Note that this kind of analysis is very delicate and sometimes not even possible. In fact you may have function pointers, but you may also have assembly code calling at fixed address. So I don’t think this kind of optimization can be very effective, but I would need to run some tests to support my claim.
Let’s get back to my firmwares. The most complex one counts about 1000 functions. Nearly 700 of them require one or more parameters.
Almost every one of them use local variables.
Even if we count 1 byte per function (and I am underestimating) we are talking of 2k on a micro that has 3.5k of ram.
Yes, I have to admit that the static approach is very fast because addressing is fixed. In any point you know the address of the variable at compile time. You don’t have to walk the stack and direct access is fast.
Anyway what I wrote is enough to demonstrate that it is not possible to port trivially a complex code from mplabc18 to xc8.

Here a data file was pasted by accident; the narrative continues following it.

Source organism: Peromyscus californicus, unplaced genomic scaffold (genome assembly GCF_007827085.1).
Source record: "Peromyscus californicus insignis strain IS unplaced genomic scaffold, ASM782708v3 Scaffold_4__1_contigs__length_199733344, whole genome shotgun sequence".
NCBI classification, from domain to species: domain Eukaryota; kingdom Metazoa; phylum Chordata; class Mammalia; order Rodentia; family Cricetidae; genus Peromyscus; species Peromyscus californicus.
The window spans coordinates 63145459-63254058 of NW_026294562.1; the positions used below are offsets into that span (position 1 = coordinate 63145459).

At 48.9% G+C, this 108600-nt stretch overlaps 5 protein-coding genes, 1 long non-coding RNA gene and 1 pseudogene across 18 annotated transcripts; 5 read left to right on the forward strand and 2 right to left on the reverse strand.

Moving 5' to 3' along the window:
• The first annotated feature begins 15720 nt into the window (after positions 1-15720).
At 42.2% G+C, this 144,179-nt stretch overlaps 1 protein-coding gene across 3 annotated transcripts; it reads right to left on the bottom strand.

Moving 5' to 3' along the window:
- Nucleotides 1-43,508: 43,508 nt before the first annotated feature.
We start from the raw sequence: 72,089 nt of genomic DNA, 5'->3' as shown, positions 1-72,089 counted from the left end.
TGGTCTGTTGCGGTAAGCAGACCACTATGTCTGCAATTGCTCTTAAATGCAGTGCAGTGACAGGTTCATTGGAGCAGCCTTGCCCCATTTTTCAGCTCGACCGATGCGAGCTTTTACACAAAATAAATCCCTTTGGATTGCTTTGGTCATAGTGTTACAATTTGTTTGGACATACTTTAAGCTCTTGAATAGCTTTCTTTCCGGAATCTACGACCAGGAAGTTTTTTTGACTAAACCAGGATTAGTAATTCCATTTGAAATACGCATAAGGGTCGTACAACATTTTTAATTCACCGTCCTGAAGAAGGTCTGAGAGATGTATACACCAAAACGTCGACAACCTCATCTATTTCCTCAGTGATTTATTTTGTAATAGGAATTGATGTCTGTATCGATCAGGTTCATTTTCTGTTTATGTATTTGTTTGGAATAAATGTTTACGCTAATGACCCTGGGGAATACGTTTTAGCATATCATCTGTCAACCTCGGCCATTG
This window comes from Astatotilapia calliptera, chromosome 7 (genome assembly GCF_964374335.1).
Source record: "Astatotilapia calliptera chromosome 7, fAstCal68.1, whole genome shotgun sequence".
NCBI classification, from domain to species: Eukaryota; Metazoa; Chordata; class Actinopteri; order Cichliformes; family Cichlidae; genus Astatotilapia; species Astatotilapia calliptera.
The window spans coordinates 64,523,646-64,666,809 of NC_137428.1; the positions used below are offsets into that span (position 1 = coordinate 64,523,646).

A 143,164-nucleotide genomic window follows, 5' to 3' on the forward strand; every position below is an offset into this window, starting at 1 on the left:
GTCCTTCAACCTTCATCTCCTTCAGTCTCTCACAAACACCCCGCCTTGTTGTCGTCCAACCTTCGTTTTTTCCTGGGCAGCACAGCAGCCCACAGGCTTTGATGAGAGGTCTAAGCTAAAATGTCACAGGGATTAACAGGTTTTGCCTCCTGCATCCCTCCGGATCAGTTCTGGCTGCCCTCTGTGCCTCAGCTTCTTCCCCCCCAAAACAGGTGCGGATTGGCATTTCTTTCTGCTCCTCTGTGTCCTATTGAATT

A last case when you need re-entrancy is when you have several function wrappers that accepts function pointers. If the wrapped code calls another code that uses the same wrapper you are again in the need for re-entrancy.

All Inclusive

“And for this promotion it’s 9€ per months, are you already a client? “Well, yes indeed, it’s maybe 15 years I am still client to the same mobile phone provider.”
“So, it’s 19€ to activate”
Gosh, no one mentioned that in the commercial aired on TVs… What if I would not have been a client?
“Then it would have been free”

Actually it seems it is worth to periodically change provider.

Ugly Code

Unfortunately, I’m a sort of a purist when it comes to coding. Code that is not properly indented, global and local scopes garbled up, obscure naming, counter-intuitive interfaces… all conjure against my ability to read a source and causes a headache, acid stomach, and buboes. “Unfortunately,” I wrote, meaning that’s most unfortunate for the poor souls that have to work with me to whom I should appear as sort of source code Taliban.

Recently my unholy-code-alarm triggered when a colleague – trying unsuccessfully to compile an application produced by a contractor – asked me for advice.